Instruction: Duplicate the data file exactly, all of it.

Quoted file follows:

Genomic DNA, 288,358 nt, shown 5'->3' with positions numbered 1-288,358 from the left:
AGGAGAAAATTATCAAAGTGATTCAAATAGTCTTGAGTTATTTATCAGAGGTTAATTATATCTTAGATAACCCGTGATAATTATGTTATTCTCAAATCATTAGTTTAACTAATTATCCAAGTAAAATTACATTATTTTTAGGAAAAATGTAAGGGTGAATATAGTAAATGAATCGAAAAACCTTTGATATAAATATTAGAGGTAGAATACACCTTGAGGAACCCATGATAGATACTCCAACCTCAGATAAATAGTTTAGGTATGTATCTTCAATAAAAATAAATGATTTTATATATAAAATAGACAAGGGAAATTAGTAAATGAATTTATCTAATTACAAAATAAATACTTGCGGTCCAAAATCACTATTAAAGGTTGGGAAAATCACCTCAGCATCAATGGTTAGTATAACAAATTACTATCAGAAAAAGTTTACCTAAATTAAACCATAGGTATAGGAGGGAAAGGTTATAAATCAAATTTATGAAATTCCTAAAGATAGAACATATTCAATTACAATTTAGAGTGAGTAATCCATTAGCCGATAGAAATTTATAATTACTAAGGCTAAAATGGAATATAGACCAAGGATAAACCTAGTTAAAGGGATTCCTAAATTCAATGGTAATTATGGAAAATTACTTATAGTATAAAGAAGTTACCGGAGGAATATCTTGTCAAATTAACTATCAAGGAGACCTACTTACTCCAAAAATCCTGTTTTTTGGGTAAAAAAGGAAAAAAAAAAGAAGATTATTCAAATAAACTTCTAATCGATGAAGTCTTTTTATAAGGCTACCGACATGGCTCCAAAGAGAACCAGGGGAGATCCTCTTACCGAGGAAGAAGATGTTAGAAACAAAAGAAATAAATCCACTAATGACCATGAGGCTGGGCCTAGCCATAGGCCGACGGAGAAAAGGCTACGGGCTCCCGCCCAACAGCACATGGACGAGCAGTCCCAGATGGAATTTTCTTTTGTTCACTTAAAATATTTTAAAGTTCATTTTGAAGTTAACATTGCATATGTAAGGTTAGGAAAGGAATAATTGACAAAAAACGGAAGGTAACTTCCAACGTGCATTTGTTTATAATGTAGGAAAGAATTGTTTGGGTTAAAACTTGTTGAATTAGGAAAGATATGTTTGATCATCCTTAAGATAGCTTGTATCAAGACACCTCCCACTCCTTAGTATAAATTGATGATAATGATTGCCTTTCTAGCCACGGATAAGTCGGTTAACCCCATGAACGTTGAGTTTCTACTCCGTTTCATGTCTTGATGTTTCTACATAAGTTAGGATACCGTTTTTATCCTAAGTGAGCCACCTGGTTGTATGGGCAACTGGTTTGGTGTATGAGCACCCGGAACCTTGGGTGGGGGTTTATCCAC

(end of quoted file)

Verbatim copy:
Genomic DNA, 288,358 nt, shown 5'->3' with positions numbered 1-288,358 from the left:
AGGAGAAAATTATCAAAGTGATTCAAATAGTCTTGAGTTATTTATCAGAGGTTAATTATATCTTAGATAACCCGTGATAATTATGTTATTCTCAAATCATTAGTTTAACTAATTATCCAAGTAAAATTACATTATTTTTAGGAAAAATGTAAGGGTGAATATAGTAAATGAATCGAAAAACCTTTGATATAAATATTAGAGGTAGAATACACCTTGAGGAACCCATGATAGATACTCCAACCTCAGATAAATAGTTTAGGTATGTATCTTCAATAAAAATAAATGATTTTATATATAAAATAGACAAGGGAAATTAGTAAATGAATTTATCTAATTACAAAATAAATACTTGCGGTCCAAAATCACTATTAAAGGTTGGGAAAATCACCTCAGCATCAATGGTTAGTATAACAAATTACTATCAGAAAAAGTTTACCTAAATTAAACCATAGGTATAGGAGGGAAAGGTTATAAATCAAATTTATGAAATTCCTAAAGATAGAACATATTCAATTACAATTTAGAGTGAGTAATCCATTAGCCGATAGAAATTTATAATTACTAAGGCTAAAATGGAATATAGACCAAGGATAAACCTAGTTAAAGGGATTCCTAAATTCAATGGTAATTATGGAAAATTACTTATAGTATAAAGAAGTTACCGGAGGAATATCTTGTCAAATTAACTATCAAGGAGACCTACTTACTCCAAAAATCCTGTTTTTTGGGTAAAAAAGGAAAAAAAAAAGAAGATTATTCAAATAAACTTCTAATCGATGAAGTCTTTTTATAAGGCTACCGACATGGCTCCAAAGAGAACCAGGGGAGATCCTCTTACCGAGGAAGAAGATGTTAGAAACAAAAGAAATAAATCCACTAATGACCATGAGGCTGGGCCTAGCCATAGGCCGACGGAGAAAAGGCTACGGGCTCCCGCCCAACAGCACATGGACGAGCAGTCCCAGATGGAATTTTCTTTTGTTCACTTAAAATATTTTAAAGTTCATTTTGAAGTTAACATTGCATATGTAAGGTTAGGAAAGGAATAATTGACAAAAAACGGAAGGTAACTTCCAACGTGCATTTGTTTATAATGTAGGAAAGAATTGTTTGGGTTAAAACTTGTTGAATTAGGAAAGATATGTTTGATCATCCTTAAGATAGCTTGTATCAAGACACCTCCCACTCCTTAGTATAAATTGATGATAATGATTGCCTTTCTAGCCACGGATAAGTCGGTTAACCCCATGAACGTTGAGTTTCTACTCCGTTTCATGTCTTGATGTTTCTACATAAGTTAGGATACCGTTTTTATCCTAAGTGAGCCACCTGGTTGTATGGGCAACTGGTTTGGTGTATGAGCACCCGGAACCTTGGGTGGGGGTTTATCCAC